Take a look at your paint job. It won't look great. It will look uneven and lumpy, and the definition of the rings formed by the plant tie will be lost. Easily fixed. Clean the paintbrush and remove the excess water. Take the damp (NOT soaking wet) paintbrush and go over the paint, wiping and dabbing it into the areas between the plant tie rings and mopping up the excess paint at the same time. This will make the crepe paper cling to the plant tie, and give back the definition.
Allow to dry. It will go several shades darker when the foam glue dries and becomes transparent, and the colour of the crepe paper takes over. Flecks of glitter, suspended in the paint/glue, will also become visible.
A note about the Christmas, or 'rice' lights: once they're fully installed, they're not removable. Push them part-way into the base of the horns, switch them on and see how they look first. Different coloured lights can change the colour of the horns.
A further note about the Christmas, or 'rice' lights: the battery pack attached to the end of them is fairly big, and it wouldn't fit through the holes I had made in an old bike helmet. I found it easier to drop the lights into the horns AFTER I had hotglued the horns into the bike helmet - not before.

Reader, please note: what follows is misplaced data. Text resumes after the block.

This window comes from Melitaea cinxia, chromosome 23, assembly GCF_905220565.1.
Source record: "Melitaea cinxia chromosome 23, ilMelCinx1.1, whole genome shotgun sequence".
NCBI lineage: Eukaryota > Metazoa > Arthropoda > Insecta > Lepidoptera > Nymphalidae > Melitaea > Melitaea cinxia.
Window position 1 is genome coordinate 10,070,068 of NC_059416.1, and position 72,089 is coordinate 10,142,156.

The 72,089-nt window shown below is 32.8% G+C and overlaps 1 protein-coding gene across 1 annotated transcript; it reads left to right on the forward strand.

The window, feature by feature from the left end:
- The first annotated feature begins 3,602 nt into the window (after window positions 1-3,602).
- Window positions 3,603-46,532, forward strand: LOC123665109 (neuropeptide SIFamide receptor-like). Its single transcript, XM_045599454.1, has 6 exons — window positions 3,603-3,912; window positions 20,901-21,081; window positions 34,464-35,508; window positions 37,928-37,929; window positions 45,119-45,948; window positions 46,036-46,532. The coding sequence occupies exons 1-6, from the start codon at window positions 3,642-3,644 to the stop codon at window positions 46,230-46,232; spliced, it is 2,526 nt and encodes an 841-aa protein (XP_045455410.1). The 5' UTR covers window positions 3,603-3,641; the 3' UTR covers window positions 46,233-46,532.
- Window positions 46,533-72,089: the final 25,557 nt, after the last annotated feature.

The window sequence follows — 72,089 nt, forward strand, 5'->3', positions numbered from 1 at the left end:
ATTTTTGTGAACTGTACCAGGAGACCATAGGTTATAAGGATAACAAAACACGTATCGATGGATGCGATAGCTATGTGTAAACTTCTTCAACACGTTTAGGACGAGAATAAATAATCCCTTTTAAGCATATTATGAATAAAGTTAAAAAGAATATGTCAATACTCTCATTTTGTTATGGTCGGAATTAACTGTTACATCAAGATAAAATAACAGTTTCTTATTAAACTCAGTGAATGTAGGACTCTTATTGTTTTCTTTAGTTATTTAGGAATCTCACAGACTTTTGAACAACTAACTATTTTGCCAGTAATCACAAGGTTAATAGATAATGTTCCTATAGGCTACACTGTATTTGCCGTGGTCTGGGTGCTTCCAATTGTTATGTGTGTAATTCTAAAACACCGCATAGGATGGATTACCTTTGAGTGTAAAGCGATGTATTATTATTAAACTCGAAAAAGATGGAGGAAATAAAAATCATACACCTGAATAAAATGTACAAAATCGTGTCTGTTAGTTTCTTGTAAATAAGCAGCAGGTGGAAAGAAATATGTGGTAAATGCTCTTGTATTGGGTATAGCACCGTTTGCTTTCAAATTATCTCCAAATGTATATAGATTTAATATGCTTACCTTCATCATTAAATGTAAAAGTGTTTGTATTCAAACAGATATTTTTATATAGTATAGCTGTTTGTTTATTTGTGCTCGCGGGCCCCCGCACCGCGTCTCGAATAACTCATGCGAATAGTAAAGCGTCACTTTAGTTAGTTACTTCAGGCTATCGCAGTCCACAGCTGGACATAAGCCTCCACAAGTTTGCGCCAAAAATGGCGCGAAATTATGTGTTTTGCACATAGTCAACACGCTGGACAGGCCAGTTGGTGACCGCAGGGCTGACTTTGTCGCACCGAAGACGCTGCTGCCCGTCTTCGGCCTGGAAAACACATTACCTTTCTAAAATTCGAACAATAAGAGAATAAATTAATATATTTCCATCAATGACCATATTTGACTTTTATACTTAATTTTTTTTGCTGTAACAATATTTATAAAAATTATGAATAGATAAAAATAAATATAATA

The Christmas lights can be doubled over to shorten their length, if wanted, as they are probably a lot longer than the horn and will hang out the base of it. If you choose to double the lights over, be careful not to bend kink or pull them too roughly.
I don't know if they help any, but the first four photos show the steps in this process:
Tie the sinker to the end of the piece of string, hold the horn upside down and drop the sinker into the wide end of the horn. Shake gently, to help the sinker along its way. When it comes out at the tip, tape the end (or the middle, if they are doubled over) of the Christmas lights to the other end of the piece of string, and carefully feed and pull the Christmas lights down into the horn. Do the same with the EL/glow wire lights, if using them. Hold the horn so that the lights are going in downwards – gravity will help get the lights in. If using the 'rice' Christmas lights, there’s no need to secure them in any way – they won’t come out. However, if using EL/glow wire lights, the ends need to be taped or attached in some way, just inside the tip of the horns.
The only thing left to do is hide each battery pack in your headdress, or in a hidden pocket or strap, and voila! Lighted horns.
I hope somebody tries out this method of making horns for Halloween, for Cosplay, for Fursuiting or just for fun :)